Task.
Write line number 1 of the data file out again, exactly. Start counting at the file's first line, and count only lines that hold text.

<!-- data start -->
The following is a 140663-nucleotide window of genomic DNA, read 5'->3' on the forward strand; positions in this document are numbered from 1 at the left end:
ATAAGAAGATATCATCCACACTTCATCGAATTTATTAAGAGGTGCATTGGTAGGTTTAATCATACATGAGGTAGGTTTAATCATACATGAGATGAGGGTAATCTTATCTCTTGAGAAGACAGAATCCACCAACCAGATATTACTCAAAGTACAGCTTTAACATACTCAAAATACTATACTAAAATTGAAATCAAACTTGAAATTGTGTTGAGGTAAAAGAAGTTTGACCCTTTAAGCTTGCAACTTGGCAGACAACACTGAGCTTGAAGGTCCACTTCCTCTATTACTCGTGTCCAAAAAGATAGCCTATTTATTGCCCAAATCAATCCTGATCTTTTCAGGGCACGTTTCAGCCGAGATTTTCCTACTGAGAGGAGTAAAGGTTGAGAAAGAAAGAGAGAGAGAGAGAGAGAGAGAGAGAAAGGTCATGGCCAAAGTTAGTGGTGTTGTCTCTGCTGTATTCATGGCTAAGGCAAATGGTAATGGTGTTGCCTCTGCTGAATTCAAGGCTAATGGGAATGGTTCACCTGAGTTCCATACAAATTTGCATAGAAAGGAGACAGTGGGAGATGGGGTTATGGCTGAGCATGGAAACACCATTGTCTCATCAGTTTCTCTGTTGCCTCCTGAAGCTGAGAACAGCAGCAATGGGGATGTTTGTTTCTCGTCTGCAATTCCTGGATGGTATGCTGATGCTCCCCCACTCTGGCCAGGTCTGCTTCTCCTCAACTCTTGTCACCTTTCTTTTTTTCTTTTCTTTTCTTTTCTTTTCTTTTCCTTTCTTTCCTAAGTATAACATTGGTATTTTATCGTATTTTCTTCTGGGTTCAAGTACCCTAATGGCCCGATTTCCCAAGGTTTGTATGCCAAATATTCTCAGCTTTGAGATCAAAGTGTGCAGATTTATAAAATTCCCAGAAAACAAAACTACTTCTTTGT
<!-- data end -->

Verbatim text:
The following is a 140663-nucleotide window of genomic DNA, read 5'->3' on the forward strand; positions in this document are numbered from 1 at the left end: